Trump's 'alternative facts': Why the row about inauguration 'lies'?

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Donald Trump speaks to mediaImage source, AFP

He has only been president for a few days - but already Donald Trump and his team are locked in a new dispute with US news organisations.

The row over the coverage of his inauguration has provided the first indication of what Mr Trump's relationship with the media will be like.

And it has amazed even some of the most seasoned political commentators.

What is the argument about?

Photos showed more people had attended the swearing-in ceremony of Barack Obama in 2009 than Mr Trump's inauguration on Friday. The number of rides on the Washington subway system also suggested that attendance lagged behind both Mr Obama's event and the Women's March against Mr Trump on Saturday.

But Mr Trump's administration has angrily challenged the reports on numbers, with the president calling journalists "among the most dishonest human beings on Earth".

Image source, Reuters
Image caption,
Trump's inauguration (left) and Obama's in 2009, viewed from the Washington Monument

In his first briefing as White House press secretary, Sean Spicer cited figures about attendance that were quickly denounced in many US news outlets as "falsehoods" and even "lies". Top Trump aide Kellyanne Conway later said Mr Spicer had been presenting "alternative facts".

How are things different with the new presidency?

Journalists are not supposed to be politicians' best friends - this would harm their ability to challenge people in power and hold them to account. But the acrimony - and strength of language used - between the new president's office and some sections of the mainstream media is being seen as unprecedented.

It means the way the US president chooses to get his message out is changing.

Just days before his inauguration, Mr Trump explained his extensive use of Twitter by saying: "I get very dishonest press and it's my only way that I can counteract."

Although he now has an official presidential Twitter account as well as his personal one, the early days of his presidency do not suggest a departure from this system.

Media caption,

Sean Spicer, White House press secretary, said "no-one had numbers" for the inauguration

Seeing as the White House press secretary's role is to act as spokesperson for the president and the White House, it is perhaps unsurprising that Mr Spicer has demonstrated a similarly combative approach to the media.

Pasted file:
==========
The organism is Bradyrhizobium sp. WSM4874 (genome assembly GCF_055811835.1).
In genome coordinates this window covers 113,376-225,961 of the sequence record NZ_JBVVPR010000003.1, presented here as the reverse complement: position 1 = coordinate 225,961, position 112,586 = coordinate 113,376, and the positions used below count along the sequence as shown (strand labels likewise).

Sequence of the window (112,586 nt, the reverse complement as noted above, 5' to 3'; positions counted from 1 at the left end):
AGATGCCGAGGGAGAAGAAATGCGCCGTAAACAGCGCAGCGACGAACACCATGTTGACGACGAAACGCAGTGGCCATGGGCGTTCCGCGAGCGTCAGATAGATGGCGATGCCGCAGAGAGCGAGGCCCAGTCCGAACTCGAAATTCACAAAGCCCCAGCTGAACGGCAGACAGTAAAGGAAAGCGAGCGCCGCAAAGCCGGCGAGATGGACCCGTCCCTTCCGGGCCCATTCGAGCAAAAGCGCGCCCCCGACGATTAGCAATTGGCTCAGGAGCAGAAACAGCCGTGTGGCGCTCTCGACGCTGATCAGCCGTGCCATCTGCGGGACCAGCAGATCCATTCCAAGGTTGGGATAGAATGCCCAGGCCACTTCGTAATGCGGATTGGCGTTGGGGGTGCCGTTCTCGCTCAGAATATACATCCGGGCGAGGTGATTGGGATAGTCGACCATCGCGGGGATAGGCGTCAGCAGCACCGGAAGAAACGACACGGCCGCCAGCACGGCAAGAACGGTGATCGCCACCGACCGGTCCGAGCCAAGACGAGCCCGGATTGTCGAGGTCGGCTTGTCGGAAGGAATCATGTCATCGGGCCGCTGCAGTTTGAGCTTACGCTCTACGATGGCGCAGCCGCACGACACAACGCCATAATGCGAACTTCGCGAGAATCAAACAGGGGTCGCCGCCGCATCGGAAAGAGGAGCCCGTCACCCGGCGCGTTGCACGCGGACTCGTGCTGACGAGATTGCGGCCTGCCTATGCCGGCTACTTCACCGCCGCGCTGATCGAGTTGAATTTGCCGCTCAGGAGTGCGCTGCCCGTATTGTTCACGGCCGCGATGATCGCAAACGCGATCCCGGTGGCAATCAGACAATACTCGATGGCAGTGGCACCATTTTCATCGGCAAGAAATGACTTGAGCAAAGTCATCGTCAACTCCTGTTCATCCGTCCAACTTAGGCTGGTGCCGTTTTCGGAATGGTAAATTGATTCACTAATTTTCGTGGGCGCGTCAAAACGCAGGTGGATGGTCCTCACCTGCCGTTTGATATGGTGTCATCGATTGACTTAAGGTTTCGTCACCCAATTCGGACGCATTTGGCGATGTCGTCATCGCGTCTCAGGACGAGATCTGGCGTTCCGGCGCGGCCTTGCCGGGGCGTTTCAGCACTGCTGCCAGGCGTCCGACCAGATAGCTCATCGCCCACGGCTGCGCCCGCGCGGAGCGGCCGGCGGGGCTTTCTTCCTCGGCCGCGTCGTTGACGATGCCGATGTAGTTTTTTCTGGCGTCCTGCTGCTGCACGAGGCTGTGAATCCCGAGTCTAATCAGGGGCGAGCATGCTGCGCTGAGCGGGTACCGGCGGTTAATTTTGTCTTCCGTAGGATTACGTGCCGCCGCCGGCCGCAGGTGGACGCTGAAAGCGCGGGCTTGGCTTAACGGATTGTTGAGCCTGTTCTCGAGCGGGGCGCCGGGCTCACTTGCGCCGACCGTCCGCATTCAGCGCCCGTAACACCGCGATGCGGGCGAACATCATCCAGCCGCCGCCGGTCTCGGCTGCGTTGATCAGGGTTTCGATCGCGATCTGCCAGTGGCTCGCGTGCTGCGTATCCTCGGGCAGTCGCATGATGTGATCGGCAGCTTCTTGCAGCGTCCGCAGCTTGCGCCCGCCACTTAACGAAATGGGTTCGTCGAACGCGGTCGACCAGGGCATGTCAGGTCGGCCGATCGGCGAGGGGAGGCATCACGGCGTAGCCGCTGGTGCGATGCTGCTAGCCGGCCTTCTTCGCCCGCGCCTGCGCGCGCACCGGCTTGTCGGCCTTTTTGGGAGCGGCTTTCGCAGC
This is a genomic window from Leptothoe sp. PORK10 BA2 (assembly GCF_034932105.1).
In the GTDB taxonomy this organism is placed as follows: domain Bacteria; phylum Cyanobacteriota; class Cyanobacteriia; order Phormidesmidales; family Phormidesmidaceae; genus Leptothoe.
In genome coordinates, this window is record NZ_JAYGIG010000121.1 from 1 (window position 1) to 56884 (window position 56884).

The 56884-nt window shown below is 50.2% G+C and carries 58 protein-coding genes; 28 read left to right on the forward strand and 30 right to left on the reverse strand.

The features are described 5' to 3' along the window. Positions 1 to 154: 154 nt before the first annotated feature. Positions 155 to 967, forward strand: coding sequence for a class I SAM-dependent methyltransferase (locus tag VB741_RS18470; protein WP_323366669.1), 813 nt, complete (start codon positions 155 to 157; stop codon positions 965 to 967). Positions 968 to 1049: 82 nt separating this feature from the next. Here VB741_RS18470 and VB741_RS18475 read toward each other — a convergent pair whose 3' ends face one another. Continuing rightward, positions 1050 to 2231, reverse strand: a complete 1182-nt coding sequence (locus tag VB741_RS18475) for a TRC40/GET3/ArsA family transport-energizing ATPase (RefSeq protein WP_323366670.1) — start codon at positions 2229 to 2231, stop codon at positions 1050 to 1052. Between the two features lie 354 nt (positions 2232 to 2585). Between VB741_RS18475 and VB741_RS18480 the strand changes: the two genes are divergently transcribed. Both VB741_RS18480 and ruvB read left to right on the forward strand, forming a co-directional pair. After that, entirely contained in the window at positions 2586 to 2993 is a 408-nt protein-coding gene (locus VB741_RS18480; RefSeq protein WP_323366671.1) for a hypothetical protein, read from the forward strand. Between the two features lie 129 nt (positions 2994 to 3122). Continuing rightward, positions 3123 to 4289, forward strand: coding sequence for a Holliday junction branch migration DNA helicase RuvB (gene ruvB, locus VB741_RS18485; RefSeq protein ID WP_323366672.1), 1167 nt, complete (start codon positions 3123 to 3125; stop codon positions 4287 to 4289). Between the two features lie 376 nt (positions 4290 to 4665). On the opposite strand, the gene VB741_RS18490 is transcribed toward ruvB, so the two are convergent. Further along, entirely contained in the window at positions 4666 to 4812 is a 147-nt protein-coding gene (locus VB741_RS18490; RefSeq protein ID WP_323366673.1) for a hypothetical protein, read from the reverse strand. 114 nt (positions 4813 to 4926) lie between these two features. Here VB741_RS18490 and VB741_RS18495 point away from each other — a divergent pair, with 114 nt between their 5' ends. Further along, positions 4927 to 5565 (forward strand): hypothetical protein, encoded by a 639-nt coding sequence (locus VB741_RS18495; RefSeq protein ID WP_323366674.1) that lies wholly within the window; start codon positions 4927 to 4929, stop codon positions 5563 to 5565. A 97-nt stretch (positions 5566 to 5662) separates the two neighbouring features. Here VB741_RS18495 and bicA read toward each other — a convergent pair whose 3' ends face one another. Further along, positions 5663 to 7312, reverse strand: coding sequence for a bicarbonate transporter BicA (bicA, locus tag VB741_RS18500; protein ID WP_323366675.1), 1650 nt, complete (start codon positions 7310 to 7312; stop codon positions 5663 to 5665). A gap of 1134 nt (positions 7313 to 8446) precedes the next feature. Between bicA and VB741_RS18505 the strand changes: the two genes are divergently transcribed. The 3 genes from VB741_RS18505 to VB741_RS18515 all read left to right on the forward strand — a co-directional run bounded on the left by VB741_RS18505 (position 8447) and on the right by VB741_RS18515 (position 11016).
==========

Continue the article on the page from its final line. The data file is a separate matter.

Journalists also expect a certain amount of "spin" when given figures in political briefings.

But Mr Spicer's presentation of what he called "the facts", debunked almost instantaneously, has led some of America's most high profile news outlets to rethink how they report on the White House's statements in the future.

Why the bad feeling between Trump and mainstream media?

The relationship between the mainstream media and Mr Trump has long been tense. During his presidential campaign, he banned outlets such as the Washington Post from rallies, attacked broadcasters for not showing on camera how big his crowds were, and encouraged his supporters to boo reporters at his events.

Media caption,

Donald Trump said allegations Russia had compromising material on him were 'fake'

Portraying himself as an outsider, he referred to the likes of the New York Times and CNN with the same disdain he showed the Washington establishment and the "liberal elite" - out of touch and unwilling to listen to the voice of ordinary people.

It follows then that Mr Trump has favoured once-fringe news sites, many of which are popular with the alt-right, over traditional sources. He has even appointed the former head of Breitbart News Network Stephen K Bannon as his chief strategist.

With the exception of Fox News, mainstream US media have largely returned the sentiment. Of the 100 top circulation print newspapers, only two endorsed him. Reporters have repeatedly taken aim at inconsistencies in Mr Trump's statements and conducted aggressive investigations into subjects such as his non-payment of taxes.

The relationship hit a new low shortly before his inauguration when several organisations revealed that US intelligence agencies were investigating a report that suggested Russia held lewd information they could use to blackmail the future US president (something both Mr Trump and Russia deny).

In a heated press conference, Mr Trump attacked media outlets and refused to take a question from broadcaster CNN, which he accused of being "terrible" and of trafficking in "fake news".

Will anything change now Mr Trump is president?

It is still very early days in Mr Trump's administration and no-one knows for sure what will happen. But the first interactions have certainly been remarkable.

Some Trump supporters will no doubt welcome the continued antagonism towards the media that was central to the Republican's campaign for president.

However, there are also warnings about the impact of diminished trust.

"If you're willing to lie about stuff this minuscule, why should anyone believe what you say about the really big things that matter?" asked The Atlantic magazine.

And as editors try to establish the best way of reporting on President Trump's administration, some commentators are calling for a different approach.

While Fox News published Mr Spicer's briefing unchallenged, CNN said it did not even broadcast the spokesman's statement live.

And The Huffington Post is among those that have urged news organisations to employ more scepticism as a general rule. "They should focus attention on the fact that the administration lied, not the content of the lie itself," it said on Sunday.